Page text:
How to be a mermaid… for real
Exploring the ocean on a single breath with Rosie Underwood
I’ve been launching myself into the sea at any given opportunity since before I could even walk, and over the years I’ve developed a habit of putting myself on the other side of fear simply because it feels fantastic. I’ll try anything, Bungee jumps? Yes. Sky dives? Try and stop me. Surfing? Always. Free diving? *Stomach flips repeatedly, throat goes dry.
Free diving raises so many questions, the main one being how do you go about not drowning? Throw the words water, weights and breath hold into one sentence and already I can feel my palms sweating. Good start.
On the flip side, the ability to be able to hold the breath for at least three minutes has been a fantasy of mine since I developed an obsession for The Little Mermaid aged four. So the gut wrenching fear came with a side portion of intrigue, the intrigue got the better of me so as always, I was willing to take the hit to find out how I might feel on the other side. So I jumped on a flight to Ibiza for an Ocean Confidence retreat with Surf Sistas and Ocean Soul Adventures. Simple! (not quite.)
Free diving starts as a mental discipline, so my first oxygen free zone took place on a yoga mat. Ground breaking stuff. With risk of sounding massively Namaste, I feel at home on the mat so after careful instruction from the team, I could hold my breath for almost two minutes. TWO MINUTES.
I then launched myself face down in a pool with instructors (with Gills) Gary McGrath and Ruth Osborn either side of me for guidance. They taught me to totally surrender my body to the water. Sound a bit shanti shanti? Its not, it’s necessary. There’s always tension in the body, the more you release that tension the less oxygen the body consumes.
Side note, when you hold your breath for an extended period, your stomach will start contracting and you can feel a burning sensation in your throat. Delightful. The common misconception is that your body is gasping for oxygen, so naturally your instinct is to come up for air (sometimes in a rather frenzied fashion.) Those feelings are actually related to Co2 levels rising, so you still have plenty of oxygen in your blood to keep you going.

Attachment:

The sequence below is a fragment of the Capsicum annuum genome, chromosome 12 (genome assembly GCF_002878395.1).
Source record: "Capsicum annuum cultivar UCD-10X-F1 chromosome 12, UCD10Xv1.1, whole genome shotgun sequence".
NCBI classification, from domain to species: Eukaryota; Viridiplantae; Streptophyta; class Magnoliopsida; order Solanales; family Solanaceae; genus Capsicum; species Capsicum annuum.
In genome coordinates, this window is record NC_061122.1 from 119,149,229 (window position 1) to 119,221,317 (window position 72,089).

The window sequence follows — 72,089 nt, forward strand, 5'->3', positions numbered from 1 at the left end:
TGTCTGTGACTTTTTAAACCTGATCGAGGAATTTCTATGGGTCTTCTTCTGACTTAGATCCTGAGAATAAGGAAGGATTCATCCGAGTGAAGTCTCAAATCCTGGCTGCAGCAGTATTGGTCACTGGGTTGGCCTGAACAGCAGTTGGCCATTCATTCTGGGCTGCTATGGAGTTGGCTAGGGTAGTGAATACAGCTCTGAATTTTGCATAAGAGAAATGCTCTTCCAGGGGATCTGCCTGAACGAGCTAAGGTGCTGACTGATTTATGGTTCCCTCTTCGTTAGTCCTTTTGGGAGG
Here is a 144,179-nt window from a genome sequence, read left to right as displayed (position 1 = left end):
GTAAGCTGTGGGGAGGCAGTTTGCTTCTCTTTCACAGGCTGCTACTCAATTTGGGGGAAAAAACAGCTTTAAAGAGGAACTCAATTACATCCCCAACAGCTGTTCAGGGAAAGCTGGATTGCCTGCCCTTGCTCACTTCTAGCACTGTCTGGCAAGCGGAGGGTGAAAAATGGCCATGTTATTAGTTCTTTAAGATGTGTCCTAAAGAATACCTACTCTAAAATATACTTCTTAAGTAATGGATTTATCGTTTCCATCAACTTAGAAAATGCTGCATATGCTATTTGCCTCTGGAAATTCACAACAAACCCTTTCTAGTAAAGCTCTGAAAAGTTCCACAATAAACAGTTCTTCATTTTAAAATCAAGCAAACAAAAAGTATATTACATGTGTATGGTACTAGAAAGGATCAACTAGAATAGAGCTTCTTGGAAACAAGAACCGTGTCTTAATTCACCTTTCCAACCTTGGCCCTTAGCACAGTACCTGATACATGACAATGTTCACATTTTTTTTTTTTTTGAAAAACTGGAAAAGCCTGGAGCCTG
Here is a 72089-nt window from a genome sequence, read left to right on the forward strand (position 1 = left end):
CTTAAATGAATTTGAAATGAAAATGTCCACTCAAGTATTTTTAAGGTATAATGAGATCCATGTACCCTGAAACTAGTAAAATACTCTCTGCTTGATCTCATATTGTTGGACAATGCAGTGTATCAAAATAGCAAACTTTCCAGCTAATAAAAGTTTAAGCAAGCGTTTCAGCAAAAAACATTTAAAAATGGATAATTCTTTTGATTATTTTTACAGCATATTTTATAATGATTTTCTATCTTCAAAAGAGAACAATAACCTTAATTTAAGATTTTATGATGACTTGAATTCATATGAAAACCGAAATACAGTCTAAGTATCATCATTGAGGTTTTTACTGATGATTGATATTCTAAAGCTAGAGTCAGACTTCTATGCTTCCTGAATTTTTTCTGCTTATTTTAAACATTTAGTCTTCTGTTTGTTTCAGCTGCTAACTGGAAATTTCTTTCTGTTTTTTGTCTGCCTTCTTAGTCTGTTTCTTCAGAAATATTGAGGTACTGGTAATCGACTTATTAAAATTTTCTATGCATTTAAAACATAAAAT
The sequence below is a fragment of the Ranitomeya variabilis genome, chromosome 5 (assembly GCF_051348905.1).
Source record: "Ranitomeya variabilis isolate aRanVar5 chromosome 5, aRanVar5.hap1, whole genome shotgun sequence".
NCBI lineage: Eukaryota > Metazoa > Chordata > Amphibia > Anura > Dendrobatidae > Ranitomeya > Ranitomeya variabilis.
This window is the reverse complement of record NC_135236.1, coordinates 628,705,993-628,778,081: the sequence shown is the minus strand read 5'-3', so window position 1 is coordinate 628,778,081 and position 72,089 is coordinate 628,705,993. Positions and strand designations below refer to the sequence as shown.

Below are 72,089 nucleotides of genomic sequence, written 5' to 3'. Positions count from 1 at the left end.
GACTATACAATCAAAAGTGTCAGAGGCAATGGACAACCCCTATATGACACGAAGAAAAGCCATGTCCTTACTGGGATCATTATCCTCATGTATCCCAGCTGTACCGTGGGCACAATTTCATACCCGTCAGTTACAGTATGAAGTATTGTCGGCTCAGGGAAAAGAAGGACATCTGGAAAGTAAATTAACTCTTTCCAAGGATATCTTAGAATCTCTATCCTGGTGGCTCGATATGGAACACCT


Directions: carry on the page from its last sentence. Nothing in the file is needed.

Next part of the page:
Ocean Soul training basically guides you into over coming these sensations, riding them out and learning not to fight them. With any challenge you have to get out of a comfort zone to climb (or descend in this case.) My way of over coming these feelings was to take my mind elsewhere. I’d do a body scan, meditate, start counting sheep, think about my lunch, and before I knew it two minutes had gone by quite comfortably.
So out we went into open water to combine a breath hold with descending deep. Weights strapped around my waist, buoyancy checks done, it was time to dive.
You’ll never experience a deeper silence than exploring the ocean on a single breath. Sometimes I could hear my heart thumping, maybe the odd pebble tapping the seabed, but other than that, deafening peace and quiet.
The irony is that on the other side of any human’s natural instinct to panic at the thought of no Oxygen, lies this world of calm, stillness and tranquility you wouldn’t ever know existed. Once you’ve mastered equalizing, the deeper you go, the easier it becomes to relax.
Your body feels as if it’s weightless, suspended, and dependent on nothing. When you surface and the rush of noise comes back and you take your first gulp of air, your instinct is to get your body ready to go straight back down again. Normality suddenly seems strangely alien.
Free diving has the ability to make you realize that you're part of something much bigger and stronger than your immediate surroundings. It's both humbling and empowering. It makes your heart race with adrenaline then slow down to a state of pure bliss. Being able to belong in another element stretches your mind to new dimensions, your lungs will move back to their natural state, but there’s no way of taking your consciousness back to where it was before you took that crucial step to the other side of fear. There’s nothing more magic.